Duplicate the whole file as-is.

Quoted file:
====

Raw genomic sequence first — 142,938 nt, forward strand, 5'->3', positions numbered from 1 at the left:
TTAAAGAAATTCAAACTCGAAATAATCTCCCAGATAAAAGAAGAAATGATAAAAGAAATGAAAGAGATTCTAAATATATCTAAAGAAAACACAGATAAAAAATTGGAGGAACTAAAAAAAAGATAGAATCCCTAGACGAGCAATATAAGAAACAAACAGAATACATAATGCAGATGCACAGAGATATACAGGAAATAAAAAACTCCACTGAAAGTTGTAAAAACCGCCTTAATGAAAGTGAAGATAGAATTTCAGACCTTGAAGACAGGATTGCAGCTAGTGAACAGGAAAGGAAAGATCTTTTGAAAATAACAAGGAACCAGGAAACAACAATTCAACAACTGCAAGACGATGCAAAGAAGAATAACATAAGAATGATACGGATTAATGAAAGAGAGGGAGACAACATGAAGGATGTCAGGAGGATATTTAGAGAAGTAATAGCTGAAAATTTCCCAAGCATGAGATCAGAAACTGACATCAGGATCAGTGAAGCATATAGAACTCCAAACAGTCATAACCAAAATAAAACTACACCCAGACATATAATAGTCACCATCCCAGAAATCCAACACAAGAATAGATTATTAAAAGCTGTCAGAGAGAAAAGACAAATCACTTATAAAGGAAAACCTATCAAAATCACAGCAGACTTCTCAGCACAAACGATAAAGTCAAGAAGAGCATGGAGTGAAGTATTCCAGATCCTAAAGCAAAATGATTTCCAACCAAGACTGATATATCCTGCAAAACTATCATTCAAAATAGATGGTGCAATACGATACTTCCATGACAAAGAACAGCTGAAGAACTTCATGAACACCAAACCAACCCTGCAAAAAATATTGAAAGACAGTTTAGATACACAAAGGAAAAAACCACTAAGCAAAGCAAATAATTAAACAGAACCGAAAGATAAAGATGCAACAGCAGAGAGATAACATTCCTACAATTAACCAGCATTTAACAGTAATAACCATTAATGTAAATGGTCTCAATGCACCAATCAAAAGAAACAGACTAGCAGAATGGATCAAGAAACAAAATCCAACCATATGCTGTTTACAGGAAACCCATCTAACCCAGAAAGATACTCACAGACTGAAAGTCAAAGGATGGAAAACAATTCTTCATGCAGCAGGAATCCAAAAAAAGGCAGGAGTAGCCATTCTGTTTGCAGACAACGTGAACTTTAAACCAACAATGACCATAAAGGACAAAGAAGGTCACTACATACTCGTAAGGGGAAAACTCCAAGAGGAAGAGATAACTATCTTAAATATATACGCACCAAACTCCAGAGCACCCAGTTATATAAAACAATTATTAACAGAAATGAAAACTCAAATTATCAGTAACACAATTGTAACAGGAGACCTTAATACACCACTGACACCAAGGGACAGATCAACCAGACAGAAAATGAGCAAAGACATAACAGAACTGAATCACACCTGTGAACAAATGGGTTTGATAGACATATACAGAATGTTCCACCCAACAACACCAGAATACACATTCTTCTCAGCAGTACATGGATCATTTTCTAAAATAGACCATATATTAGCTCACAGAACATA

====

Raw genomic sequence first — 142,938 nt, forward strand, 5'->3', positions numbered from 1 at the left:
TTAAAGAAATTCAAACTCGAAATAATCTCCCAGATAAAAGAAGAAATGATAAAAGAAATGAAAGAGATTCTAAATATATCTAAAGAAAACACAGATAAAAAATTGGAGGAACTAAAAAAAAGATAGAATCCCTAGACGAGCAATATAAGAAACAAACAGAATACATAATGCAGATGCACAGAGATATACAGGAAATAAAAAACTCCACTGAAAGTTGTAAAAACCGCCTTAATGAAAGTGAAGATAGAATTTCAGACCTTGAAGACAGGATTGCAGCTAGTGAACAGGAAAGGAAAGATCTTTTGAAAATAACAAGGAACCAGGAAACAACAATTCAACAACTGCAAGACGATGCAAAGAAGAATAACATAAGAATGATACGGATTAATGAAAGAGAGGGAGACAACATGAAGGATGTCAGGAGGATATTTAGAGAAGTAATAGCTGAAAATTTCCCAAGCATGAGATCAGAAACTGACATCAGGATCAGTGAAGCATATAGAACTCCAAACAGTCATAACCAAAATAAAACTACACCCAGACATATAATAGTCACCATCCCAGAAATCCAACACAAGAATAGATTATTAAAAGCTGTCAGAGAGAAAAGACAAATCACTTATAAAGGAAAACCTATCAAAATCACAGCAGACTTCTCAGCACAAACGATAAAGTCAAGAAGAGCATGGAGTGAAGTATTCCAGATCCTAAAGCAAAATGATTTCCAACCAAGACTGATATATCCTGCAAAACTATCATTCAAAATAGATGGTGCAATACGATACTTCCATGACAAAGAACAGCTGAAGAACTTCATGAACACCAAACCAACCCTGCAAAAAATATTGAAAGACAGTTTAGATACACAAAGGAAAAAACCACTAAGCAAAGCAAATAATTAAACAGAACCGAAAGATAAAGATGCAACAGCAGAGAGATAACATTCCTACAATTAACCAGCATTTAACAGTAATAACCATTAATGTAAATGGTCTCAATGCACCAATCAAAAGAAACAGACTAGCAGAATGGATCAAGAAACAAAATCCAACCATATGCTGTTTACAGGAAACCCATCTAACCCAGAAAGATACTCACAGACTGAAAGTCAAAGGATGGAAAACAATTCTTCATGCAGCAGGAATCCAAAAAAAGGCAGGAGTAGCCATTCTGTTTGCAGACAACGTGAACTTTAAACCAACAATGACCATAAAGGACAAAGAAGGTCACTACATACTCGTAAGGGGAAAACTCCAAGAGGAAGAGATAACTATCTTAAATATATACGCACCAAACTCCAGAGCACCCAGTTATATAAAACAATTATTAACAGAAATGAAAACTCAAATTATCAGTAACACAATTGTAACAGGAGACCTTAATACACCACTGACACCAAGGGACAGATCAACCAGACAGAAAATGAGCAAAGACATAACAGAACTGAATCACACCTGTGAACAAATGGGTTTGATAGACATATACAGAATGTTCCACCCAACAACACCAGAATACACATTCTTCTCAGCAGTACATGGATCATTTTCTAAAATAGACCATATATTAGCTCACAGAACATA